Detroit Tigers starter Matt Manning completely flipped his pitch mix Friday night against the Twins
Fans that were following along on Game Day or Twitter may not have noticed, but Detroit Tigers right-hander Matt Manning was completely different from his former self on Friday night in a start in which he went 5+ innings against the Minnesota Twins, giving up two runs (both of which were runners inherited by Ian Krol in the sixth inning).
Manning’s pitch mix is the big story; a sharp and sudden contrast to his June 17th debut against the Los Angeles Angles in Anaheim. During his debut, Manning threw 77 pitches: 53 were fastballs, 10 were sliders, 7 change ups, 6 curveballs, and 1 sinker. But those sliders weren’t really sliders. The pitch ran 80-82; by comparison, his curveball was 76-79, so in all likelihood, he may have just thrown his curveball a bit harder. His sharp vertical movement profile would support this theory.
Statcast supports my thesis about Manning’s breaking ball as well, although they called all of his 78-82 offerings a slider in his 6/28 start against the Cleveland Indians.
The ambiguity was out the window on Friday night though, and Manning not only featured his slider, but threw it more in the 84-86 velocity band with more traditional slider bite, rather than his loopy curve movement. We had heard earlier in the season about a new breaking ball that Manning was crafting in place of his changeup, but that experiment had been tabled based on multiple looks I had at Toledo.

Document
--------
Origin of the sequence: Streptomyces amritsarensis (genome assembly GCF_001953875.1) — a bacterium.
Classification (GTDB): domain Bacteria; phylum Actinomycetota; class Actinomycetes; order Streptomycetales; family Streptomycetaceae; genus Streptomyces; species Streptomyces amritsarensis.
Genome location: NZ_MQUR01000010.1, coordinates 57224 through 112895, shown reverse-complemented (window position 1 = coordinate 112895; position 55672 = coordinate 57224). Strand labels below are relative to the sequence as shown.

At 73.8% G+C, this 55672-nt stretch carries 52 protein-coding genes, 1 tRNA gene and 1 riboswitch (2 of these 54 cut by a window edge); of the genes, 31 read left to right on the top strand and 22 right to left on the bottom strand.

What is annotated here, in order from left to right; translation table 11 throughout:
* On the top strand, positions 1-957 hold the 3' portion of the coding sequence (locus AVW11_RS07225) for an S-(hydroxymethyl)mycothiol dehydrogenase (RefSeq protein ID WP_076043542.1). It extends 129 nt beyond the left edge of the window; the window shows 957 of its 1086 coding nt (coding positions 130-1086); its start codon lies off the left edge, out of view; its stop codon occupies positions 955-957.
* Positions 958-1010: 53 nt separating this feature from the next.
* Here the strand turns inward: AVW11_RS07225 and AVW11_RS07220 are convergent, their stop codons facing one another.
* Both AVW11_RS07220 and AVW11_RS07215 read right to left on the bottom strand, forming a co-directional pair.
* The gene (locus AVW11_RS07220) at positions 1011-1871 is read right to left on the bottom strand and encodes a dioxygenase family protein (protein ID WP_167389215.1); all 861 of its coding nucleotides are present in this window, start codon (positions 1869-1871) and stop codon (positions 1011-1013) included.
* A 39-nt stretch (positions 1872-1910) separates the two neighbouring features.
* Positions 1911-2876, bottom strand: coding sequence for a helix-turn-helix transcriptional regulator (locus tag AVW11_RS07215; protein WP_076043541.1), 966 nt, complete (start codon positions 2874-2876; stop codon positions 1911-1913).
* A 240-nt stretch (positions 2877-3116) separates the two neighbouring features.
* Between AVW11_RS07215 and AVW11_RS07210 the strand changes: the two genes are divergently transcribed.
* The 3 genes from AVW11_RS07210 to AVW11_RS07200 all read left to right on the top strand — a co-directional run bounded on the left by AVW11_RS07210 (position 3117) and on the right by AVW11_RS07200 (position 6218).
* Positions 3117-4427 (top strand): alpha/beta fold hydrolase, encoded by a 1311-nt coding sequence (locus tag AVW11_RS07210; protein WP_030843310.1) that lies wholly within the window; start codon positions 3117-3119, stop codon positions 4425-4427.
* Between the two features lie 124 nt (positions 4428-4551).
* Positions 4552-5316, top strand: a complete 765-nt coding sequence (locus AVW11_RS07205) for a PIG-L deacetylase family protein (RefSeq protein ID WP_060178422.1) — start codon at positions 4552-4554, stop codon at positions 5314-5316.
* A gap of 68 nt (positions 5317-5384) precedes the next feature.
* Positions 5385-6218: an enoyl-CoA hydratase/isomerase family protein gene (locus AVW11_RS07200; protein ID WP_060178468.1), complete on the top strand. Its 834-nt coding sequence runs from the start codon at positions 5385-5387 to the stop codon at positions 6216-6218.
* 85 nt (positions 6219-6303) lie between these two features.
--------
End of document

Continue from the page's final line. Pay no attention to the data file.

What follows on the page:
The changeup has gained a bit of consistency as well and was his primary secondary offering Friday; throwing it 16 times for a 23 percent overall usage. Again, in Toledo, Manning’s changeup was more of a show-me offering and he was only able to throw maybe one or two good ones per start.
The curveball, which was Manning’s go-to secondary pitch in the minors, was down to a six percent usage. While this may have just been part of the game plan to attack the Twins, it was evident that Rogers (and ultimately Fetter, probably) wanted to force Manning to use both the slider and the changeup to not only gain comfort, but get outs.
From a usage perspective, it was a night-and-day start. But what remained was the result. Manning seems to have a knack for getting hit hard but escaping and Friday night was no different. Take Manning’s slider, for example. The pitch averaged 100.8 mph exit velocity and went as high as 115. All of the contact made against Manning Friday night averaged just under 90 mph exit velocity, though, which overall is fairly regular.
It becomes tough to survive when baseballs are leaving harder than they’re coming in, but survival was exactly what happened Friday night for Manning. If this piece comes off as positive, it is not for his final 5+ IP, 2 ER stat line, though. The barrels were less encouraging, which has been a mainstay for him this season. The encouragement stems more from two seemingly newfound pitches, which are necessary to have if Manning intends to stick in a rotation long-term. Add to that he was finally more willing to work more north-south with his fastball (it tunnels so much better this way with his secondaries) and it becomes a little more understandable why he was able to weave through the Twins and escape with minimal damage.
By no means are these pitches finished products. His changeup still continued to float away when he lost feel and he throws it inside to both right-handers and lefties which is against conventional wisdom. The slider also lacks command as he left a few middle-middle but was bailed out by hard outs or takes.
Nevertheless, the very fact he is throwing these pitches and they are more in the desired velocity band for each speaks volumes to the job the Detroit Tigers, Chris Fetter, and the coaching staff are doing with their pitchers.